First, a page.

Green party candidate Jill Stein is a medical doctor, but she’s got some unorthodox views about an issue most of her peers and other experts find uncontroversial: the vaccine regulatory process.
In a video interview with The Washington Post last Friday, she said that while vaccines have played an important role in keeping us healthy and safe, there are legitimate concerns about how those vaccines are approved and regulated.
“I think there’s no question that vaccines have transformed public health and have been absolutely critical in ridding us of the scourge of many diseases: small pox, polio, etc. So vaccines are an invaluable medication,” Stein said. “Like any medication, they also should be — what shall we say? — approved by a regulatory board that people can trust.”
The comments mirror statements she made during a Reddit “Ask Me Anything” forum in May, when she described corporate influence over U.S. vaccine regulation as “foxes... guarding the chicken coop,” claiming regulatory boards are “routinely packed with corporate lobbyists and CEOs.” (Stein also seemed to suggest that in an “unheard of” situation, the U.S. doesn’t allow medical exemptions to its vaccination program; in fact, all states offer medical exemptions.)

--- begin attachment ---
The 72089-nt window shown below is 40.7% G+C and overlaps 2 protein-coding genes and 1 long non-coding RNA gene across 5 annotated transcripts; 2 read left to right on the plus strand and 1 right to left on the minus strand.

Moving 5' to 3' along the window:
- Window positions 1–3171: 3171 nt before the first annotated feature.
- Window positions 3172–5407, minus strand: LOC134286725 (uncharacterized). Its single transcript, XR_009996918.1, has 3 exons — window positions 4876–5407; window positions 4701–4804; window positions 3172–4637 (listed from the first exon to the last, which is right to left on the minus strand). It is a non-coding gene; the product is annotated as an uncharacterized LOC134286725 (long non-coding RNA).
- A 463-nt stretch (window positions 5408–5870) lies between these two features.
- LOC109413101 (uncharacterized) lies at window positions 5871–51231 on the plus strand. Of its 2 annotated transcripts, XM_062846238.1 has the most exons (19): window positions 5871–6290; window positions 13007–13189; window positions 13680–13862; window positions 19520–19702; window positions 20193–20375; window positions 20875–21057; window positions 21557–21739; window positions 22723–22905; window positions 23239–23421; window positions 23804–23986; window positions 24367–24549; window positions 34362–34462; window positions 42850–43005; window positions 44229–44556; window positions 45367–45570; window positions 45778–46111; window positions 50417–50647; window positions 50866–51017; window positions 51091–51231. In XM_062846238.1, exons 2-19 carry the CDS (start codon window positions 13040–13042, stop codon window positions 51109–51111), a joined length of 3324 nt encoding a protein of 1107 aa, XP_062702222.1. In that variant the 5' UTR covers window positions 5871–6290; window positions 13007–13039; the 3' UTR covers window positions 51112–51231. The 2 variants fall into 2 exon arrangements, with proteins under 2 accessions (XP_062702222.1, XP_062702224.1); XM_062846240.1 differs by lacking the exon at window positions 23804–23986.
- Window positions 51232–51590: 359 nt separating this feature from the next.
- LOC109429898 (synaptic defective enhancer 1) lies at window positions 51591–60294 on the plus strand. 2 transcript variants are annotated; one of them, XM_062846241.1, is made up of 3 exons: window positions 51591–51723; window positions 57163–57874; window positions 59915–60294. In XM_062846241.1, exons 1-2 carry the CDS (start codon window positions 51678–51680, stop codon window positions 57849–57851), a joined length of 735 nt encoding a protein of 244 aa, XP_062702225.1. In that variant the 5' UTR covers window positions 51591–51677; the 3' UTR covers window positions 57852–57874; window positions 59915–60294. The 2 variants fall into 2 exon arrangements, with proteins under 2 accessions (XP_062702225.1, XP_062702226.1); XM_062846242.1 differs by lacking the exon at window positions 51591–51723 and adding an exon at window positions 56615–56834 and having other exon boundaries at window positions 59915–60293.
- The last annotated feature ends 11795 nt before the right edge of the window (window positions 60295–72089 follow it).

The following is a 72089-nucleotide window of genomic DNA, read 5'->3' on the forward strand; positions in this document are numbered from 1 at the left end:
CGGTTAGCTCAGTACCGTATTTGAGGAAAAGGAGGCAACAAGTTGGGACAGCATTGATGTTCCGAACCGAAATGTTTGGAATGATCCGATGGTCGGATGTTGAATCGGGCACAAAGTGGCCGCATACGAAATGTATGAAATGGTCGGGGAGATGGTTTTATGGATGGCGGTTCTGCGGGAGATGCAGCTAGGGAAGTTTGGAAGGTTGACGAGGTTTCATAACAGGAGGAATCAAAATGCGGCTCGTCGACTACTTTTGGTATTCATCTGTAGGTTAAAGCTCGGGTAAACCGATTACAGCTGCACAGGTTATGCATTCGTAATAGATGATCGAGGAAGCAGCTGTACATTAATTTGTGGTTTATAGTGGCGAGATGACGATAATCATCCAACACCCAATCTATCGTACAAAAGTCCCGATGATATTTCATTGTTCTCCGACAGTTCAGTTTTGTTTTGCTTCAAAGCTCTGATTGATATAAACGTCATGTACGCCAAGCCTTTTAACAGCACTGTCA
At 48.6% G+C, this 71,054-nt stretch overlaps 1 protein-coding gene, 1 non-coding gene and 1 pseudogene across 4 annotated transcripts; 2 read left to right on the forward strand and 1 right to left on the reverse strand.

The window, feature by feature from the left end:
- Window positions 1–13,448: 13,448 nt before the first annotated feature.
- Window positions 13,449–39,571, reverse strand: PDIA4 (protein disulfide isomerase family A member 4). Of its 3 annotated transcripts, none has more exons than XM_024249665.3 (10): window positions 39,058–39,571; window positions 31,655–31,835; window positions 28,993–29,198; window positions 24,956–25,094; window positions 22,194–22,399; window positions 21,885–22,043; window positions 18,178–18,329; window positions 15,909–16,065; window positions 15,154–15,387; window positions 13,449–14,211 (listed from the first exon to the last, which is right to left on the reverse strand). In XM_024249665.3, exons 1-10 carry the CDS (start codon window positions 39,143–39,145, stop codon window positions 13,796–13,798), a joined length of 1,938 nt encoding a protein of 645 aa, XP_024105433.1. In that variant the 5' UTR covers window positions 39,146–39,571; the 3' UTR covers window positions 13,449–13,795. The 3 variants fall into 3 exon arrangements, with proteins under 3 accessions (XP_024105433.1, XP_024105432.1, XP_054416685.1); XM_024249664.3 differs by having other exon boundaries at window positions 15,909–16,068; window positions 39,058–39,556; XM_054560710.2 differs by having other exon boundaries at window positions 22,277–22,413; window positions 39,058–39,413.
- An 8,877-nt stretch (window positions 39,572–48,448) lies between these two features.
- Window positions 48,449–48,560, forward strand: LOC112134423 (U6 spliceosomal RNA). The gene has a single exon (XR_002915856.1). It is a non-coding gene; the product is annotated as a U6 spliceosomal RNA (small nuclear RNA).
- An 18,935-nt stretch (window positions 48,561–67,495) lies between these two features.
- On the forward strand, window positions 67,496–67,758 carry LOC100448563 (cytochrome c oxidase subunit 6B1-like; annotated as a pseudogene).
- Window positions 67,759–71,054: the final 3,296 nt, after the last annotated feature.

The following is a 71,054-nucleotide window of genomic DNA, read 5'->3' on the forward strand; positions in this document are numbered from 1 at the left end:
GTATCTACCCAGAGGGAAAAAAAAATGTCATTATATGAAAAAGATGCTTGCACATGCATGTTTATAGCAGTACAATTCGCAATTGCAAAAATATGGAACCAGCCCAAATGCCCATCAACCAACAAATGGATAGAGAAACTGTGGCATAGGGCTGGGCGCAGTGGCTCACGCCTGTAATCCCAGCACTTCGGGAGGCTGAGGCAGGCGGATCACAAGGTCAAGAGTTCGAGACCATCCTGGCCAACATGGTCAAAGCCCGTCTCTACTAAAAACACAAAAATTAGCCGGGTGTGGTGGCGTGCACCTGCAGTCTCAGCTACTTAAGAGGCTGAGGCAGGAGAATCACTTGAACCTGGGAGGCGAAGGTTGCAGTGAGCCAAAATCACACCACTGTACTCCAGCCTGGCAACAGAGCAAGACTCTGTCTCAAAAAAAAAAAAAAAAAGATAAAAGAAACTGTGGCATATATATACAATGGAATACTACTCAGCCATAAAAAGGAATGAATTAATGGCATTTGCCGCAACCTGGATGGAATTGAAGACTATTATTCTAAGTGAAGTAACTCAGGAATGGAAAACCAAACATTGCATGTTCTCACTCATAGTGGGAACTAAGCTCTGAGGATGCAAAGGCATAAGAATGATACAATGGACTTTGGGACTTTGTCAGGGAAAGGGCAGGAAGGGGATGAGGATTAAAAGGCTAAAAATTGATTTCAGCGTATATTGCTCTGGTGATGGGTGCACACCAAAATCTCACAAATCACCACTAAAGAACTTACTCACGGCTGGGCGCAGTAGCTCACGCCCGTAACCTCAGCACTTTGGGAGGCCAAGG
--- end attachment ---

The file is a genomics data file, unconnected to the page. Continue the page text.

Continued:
While Stein is not strictly “anti-vaccine,” she is promoting a narrative that the vaccine regulation process in the U.S. is corrupt and untrustworthy ― a common refrain from actual anti-vaxxers. In fact, the U.S. vaccine regulatory process is a global model for how any drug should be tested and approved before hitting the market, several vaccine experts told The Huffington Post.
Medical experts respond with disdain and disappointment
Dr. Paul Offit, a professor of pediatrics in the division of infectious diseases at the Children’s Hospital of Philadelphia, slammed Stein for peddling conspiracy theories in what he thinks might be an effort to appeal to alternative health voters.
“She’s not skeptical, she’s cynical,” Offit said to HuffPost. “Where is the evidence that corporate influence has caused either the [Food and Drug Administration] or [Centers for Disease Control and Prevention] to make decisions to hurt American children?”
”She’ll be attractive to the anti-vaccine groups,” Offit concluded. “But then again, they already have Trump.”
Others including Dr. Joshua Sharfstein, associate dean for public health practice and training at the Johns Hopkins Bloomberg School of Public Health, weighed in on Twitter.
In a statement emailed to HuffPost, Stein’s campaign likened the negative reaction to her vaccine statements to the “birther” controversy of 2008. They also said that her comments are not about the effectiveness of vaccines, but about “the erosion of public trust caused by the corrupting influence of the pharmaceutical industry in regulatory agencies and government in general.”